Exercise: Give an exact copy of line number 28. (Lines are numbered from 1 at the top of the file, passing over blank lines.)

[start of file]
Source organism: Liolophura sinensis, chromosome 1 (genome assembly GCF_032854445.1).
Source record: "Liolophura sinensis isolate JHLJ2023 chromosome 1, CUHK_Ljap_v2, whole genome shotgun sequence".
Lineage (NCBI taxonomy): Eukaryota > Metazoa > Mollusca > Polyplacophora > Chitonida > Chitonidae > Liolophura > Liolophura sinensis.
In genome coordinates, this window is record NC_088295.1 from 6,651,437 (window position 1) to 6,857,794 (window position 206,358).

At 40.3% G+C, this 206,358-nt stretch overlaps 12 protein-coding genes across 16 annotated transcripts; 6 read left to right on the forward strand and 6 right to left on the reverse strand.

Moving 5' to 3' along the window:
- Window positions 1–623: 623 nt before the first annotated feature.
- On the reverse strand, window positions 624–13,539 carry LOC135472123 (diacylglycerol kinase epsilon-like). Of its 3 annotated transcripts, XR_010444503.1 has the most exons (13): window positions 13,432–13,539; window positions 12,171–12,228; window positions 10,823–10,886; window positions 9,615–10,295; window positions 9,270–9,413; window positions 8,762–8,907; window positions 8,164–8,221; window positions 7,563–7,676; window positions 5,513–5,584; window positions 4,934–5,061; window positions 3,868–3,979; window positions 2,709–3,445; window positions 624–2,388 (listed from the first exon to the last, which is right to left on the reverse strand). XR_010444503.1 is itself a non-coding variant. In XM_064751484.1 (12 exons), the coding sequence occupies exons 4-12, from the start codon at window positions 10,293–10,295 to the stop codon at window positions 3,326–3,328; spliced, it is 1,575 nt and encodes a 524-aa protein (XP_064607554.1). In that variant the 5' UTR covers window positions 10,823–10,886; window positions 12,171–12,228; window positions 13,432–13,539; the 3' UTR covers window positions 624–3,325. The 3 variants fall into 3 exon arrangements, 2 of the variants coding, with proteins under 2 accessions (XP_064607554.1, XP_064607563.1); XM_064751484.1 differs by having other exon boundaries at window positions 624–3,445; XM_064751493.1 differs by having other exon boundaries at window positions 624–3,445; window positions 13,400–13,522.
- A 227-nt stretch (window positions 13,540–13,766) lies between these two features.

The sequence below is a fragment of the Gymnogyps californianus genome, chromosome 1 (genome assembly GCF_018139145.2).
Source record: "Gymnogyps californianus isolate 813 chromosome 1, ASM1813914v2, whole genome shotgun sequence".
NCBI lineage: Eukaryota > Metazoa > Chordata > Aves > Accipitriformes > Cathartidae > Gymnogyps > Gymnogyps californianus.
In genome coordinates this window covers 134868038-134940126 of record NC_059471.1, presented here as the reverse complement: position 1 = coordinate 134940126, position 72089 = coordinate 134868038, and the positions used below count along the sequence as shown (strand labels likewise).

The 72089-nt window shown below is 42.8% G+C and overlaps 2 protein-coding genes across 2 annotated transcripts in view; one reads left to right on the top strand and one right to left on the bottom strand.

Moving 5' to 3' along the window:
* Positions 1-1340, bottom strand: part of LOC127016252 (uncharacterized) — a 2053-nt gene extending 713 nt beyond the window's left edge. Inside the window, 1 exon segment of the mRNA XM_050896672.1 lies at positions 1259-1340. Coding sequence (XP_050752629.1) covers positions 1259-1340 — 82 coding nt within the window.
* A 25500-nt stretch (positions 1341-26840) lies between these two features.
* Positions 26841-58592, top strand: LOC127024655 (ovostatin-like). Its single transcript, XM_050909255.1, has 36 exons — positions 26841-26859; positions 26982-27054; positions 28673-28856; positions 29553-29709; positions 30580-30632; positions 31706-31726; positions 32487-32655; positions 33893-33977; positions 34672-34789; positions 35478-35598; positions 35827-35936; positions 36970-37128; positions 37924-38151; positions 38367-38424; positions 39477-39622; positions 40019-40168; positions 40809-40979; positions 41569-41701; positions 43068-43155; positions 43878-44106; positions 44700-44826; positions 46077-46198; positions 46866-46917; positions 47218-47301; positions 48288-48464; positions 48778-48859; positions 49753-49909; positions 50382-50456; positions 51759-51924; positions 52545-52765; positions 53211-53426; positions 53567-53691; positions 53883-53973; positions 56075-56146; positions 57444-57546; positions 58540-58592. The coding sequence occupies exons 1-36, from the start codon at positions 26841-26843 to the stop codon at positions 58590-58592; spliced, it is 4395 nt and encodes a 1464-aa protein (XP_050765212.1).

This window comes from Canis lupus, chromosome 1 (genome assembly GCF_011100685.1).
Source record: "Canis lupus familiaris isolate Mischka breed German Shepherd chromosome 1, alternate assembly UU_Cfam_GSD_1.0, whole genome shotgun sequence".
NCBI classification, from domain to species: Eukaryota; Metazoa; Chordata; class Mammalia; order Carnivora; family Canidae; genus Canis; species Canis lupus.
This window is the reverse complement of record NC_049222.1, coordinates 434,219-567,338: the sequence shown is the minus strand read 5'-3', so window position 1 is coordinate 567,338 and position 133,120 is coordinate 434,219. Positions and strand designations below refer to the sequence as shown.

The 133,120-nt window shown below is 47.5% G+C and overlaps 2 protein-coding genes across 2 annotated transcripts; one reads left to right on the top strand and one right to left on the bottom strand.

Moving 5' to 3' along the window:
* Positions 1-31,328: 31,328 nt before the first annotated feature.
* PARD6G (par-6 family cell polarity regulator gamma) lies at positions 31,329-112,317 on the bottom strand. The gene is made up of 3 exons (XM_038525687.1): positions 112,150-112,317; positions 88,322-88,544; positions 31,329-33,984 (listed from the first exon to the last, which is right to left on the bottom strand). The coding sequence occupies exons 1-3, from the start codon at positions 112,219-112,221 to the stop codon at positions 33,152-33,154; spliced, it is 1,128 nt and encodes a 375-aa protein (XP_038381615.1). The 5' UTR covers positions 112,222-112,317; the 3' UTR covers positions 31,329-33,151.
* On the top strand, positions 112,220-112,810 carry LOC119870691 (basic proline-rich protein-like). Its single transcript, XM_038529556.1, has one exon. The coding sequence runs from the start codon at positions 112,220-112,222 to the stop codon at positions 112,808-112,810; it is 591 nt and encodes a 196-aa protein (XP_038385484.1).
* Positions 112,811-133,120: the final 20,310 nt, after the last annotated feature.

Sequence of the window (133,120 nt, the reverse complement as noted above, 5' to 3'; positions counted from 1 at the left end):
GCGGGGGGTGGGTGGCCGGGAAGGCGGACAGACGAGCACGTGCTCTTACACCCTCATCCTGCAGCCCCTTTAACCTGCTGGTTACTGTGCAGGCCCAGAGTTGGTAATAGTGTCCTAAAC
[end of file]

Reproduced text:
* Positions 112,811-133,120: the final 20,310 nt, after the last annotated feature.